What Hurricane Season?

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The Article

During this past Wednesday’s oral argument in the Supreme Court global warming case of Massachusetts v. EPA, a seemingly perplexed Justice Antonin Scalia pointedly asked the Massachusetts assistant attorney general, “When is the predicted cataclysm?”

That’s a question with more than a little irony this week – the end of the much dreaded hurricane (non-)season.

On May 22, the National Oceanic and Atmospheric Administration (NOAA) issued its “2006 Atlantic Hurricane Outlook,” forecasting an “80 percent chance of an above-normal hurricane season, a 15 percent chance of a near-normal season, and only a 5 percent chance of a below-normal season.” NOAA called for “a very active 2006 season, with 13-16 named storms, 8-10 hurricanes, and 4-6 major hurricanes.”

NOAA based its forecast on “an expected continuation of conditions associated with the multi-decadal signal, which has favored above-normal Atlantic hurricane seasons since 1995. These conditions include considerably warmer that normal sea surface temperatures, lower wind shear, reduced sea level pressure, and a more conducive structure of the African easterly jet [stream].”

And NOAA was quite sure of upcoming calamitous storms. “The main uncertainty in this outlook is not whether the season will be above normal, but how much above normal it will be,” the agency stated in the section of the report entitled, “Uncertainties in the Outlook.”

NOAA’s forecast prompted scary headlines on May 23, including: “Brutal string of hurricanes threatens U.S. once again,” (Globe and Mail, Canada); “Coming hurricane season looks to be another tempestuous one (San Francisco Chronicle); “Hectic hurricane season predicted,” (Charlotte Observer); and “U.S. braced for another battering by storms,” (Financial Times, UK).

Though the predicted storms were slow to develop during the ensuing months, NOAA remained confident of an above-average hurricane season when it issued the “August 2006 Update to Atlantic Hurricane Season Outlook.” NOAA continued to predict a 75 percent chance of an above-average season, a 20 percent chance of a near-normal season and only a 5 percent chance of a below-normal season, including 12-15 named storms, 7-9 hurricanes and 3-4 major hurricanes.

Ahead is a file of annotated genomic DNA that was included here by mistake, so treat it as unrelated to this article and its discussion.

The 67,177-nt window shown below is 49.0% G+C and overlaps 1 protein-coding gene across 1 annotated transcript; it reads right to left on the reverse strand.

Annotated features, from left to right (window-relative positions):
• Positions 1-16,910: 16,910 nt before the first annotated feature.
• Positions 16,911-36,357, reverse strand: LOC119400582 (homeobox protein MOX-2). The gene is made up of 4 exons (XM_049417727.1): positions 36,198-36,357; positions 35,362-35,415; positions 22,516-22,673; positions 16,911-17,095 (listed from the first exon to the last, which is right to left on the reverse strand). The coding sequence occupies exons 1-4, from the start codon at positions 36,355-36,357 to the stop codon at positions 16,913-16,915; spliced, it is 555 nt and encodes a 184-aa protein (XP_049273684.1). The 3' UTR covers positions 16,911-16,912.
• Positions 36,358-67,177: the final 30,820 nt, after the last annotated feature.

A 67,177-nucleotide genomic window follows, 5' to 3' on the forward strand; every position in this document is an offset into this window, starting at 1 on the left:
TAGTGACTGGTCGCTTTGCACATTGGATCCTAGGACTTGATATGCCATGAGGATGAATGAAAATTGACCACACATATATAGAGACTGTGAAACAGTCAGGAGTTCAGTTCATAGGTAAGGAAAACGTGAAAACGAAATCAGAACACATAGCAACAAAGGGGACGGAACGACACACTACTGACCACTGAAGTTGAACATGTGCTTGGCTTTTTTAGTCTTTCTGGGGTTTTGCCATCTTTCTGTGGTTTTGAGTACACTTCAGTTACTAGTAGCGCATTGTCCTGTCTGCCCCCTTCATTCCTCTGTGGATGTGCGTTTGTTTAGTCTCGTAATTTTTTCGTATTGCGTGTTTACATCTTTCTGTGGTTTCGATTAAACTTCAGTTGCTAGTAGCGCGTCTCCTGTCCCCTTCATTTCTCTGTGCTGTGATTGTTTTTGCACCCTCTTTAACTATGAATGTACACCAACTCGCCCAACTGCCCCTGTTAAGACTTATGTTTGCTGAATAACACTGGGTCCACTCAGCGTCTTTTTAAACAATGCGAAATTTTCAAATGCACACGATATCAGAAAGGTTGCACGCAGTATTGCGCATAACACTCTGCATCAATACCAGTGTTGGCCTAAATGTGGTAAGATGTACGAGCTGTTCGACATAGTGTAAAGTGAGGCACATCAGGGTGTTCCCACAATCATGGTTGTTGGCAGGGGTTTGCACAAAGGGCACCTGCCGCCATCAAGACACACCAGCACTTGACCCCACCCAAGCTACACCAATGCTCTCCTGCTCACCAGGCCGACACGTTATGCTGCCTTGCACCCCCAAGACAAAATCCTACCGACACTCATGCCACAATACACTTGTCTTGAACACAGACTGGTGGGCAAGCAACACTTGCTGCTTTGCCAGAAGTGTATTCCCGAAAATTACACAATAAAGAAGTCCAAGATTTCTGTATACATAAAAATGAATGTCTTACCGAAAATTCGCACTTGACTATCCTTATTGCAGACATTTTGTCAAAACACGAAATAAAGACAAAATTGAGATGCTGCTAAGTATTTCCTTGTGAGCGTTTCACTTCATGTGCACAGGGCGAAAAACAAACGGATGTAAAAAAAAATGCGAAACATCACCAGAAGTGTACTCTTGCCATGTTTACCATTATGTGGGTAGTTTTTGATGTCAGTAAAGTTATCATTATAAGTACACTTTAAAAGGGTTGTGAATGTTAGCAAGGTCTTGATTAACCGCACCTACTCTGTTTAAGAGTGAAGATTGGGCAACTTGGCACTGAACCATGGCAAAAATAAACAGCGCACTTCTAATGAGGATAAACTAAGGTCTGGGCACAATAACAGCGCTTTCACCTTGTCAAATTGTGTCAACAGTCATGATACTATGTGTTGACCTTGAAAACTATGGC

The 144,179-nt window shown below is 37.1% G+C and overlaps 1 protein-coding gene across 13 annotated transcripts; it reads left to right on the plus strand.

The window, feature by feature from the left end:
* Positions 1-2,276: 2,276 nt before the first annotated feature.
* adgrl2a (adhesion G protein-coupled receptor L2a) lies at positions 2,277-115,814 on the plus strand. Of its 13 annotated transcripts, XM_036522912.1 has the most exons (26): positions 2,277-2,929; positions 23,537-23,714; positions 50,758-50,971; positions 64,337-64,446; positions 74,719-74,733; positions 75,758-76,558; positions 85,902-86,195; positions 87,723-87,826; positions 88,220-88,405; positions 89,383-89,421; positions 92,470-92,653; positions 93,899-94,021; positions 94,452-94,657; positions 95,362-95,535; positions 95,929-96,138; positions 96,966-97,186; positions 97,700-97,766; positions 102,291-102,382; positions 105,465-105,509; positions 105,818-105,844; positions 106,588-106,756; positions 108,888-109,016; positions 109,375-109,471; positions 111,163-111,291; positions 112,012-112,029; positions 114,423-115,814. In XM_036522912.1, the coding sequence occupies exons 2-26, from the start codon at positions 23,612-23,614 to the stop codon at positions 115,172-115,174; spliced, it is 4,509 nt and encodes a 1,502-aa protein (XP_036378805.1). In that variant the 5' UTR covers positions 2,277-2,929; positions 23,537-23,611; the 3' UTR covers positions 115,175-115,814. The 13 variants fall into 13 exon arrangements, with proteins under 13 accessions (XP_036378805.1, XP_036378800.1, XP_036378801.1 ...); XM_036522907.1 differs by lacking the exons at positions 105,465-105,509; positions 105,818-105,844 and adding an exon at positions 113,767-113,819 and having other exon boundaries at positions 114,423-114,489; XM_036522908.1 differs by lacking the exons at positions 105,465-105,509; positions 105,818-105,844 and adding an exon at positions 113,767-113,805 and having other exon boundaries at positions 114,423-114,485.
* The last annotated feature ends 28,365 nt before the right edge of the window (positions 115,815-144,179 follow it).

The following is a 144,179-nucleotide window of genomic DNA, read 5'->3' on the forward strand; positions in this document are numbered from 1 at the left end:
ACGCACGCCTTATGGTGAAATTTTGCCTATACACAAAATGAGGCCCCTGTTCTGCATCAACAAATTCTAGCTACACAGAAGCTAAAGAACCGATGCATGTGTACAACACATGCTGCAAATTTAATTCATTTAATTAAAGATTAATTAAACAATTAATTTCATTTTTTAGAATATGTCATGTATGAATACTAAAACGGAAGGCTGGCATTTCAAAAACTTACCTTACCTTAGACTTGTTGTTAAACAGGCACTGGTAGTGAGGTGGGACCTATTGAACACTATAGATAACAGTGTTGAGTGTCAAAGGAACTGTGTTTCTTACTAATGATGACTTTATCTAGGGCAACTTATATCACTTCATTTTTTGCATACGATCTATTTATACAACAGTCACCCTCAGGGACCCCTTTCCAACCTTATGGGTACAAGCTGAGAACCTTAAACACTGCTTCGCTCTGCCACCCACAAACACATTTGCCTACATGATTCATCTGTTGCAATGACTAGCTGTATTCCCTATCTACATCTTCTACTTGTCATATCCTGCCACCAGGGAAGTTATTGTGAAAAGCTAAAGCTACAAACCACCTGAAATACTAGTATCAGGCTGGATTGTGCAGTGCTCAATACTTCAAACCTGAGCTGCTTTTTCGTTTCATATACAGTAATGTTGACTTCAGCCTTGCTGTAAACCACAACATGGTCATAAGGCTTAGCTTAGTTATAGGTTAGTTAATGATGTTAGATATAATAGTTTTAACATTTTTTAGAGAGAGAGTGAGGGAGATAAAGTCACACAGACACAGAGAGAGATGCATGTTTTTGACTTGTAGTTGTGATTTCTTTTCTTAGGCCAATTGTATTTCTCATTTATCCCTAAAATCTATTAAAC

NOAA attributed the slight change in forecast due to three reasons: less conducive atmospheric and oceanic conditions; (2) unexpected change in rainfall patterns; and (3) the absence of upper-atmospheric conditions present during the hyperactive 2003-2005 hurricane seasons.

NOAA has yet to issue its final seasonal summary for 2006, but one thing is clear – NOAA’s predictions for the 2006 hurricane season were way off. During the 2006 hurricane season there were only nine named-storms, five hurricanes, and two major hurricanes – none of which hit the U.S.

According to NOAA’s own classification system, these numbers classify 2006 as a “below-normal” hurricane season – something NOAA gave only a 5 percent chance of happening.

How can so many smart folks be so wrong? What’s the lesson to be learned from NOAA’s big whiff? Could it possibly be that predicting weather and climatic events isn’t so easy?

Consider NOAA’s predictions for the 2006 hurricane season in the context of the manmade global warming hypothesis.

Despite the vast collective expertise of NOAA scientists, immense quantities of atmospheric and oceanic data, and unprecedented computing power, NOAA failed miserably in predicting weather events a mere six months into the future – and reiterated those same ill-conceived predictions at mid-season.

Yet global warming alarmists, including those at NOAA, expect us to unthinkingly buy into their dire forecasts of global warming – predictions that extend 100 years or more into the future. Forecasting global climate change decades into the future can only be described as orders of magnitude more complex than forecasting an imminent, six month-long hurricane season.

And let’s not forget that the mathematical climate models used to forecast future global climate gloom-and-doom don’t come close to matching up with historical climate change. How can we reasonably expect them to be predictors of the future climate change? Is it wise to spend trillions of dollars based on such predictions?

The point here is not that the “below-normal” 2006 hurricane season disproves the global warming hypothesis. It doesn’t any more than the “above-normal” 2005 hurricane season proves the hypothesis.

What the 2006 hurricane season reveals is our – or in this case NOAA’s ­– susceptibility to producing and relying on wildly wrong climate-related predictions. This failure should humble our rush to try modifying weather through economy-killing greenhouse gas regulation – not embolden it.

Steven Milloy
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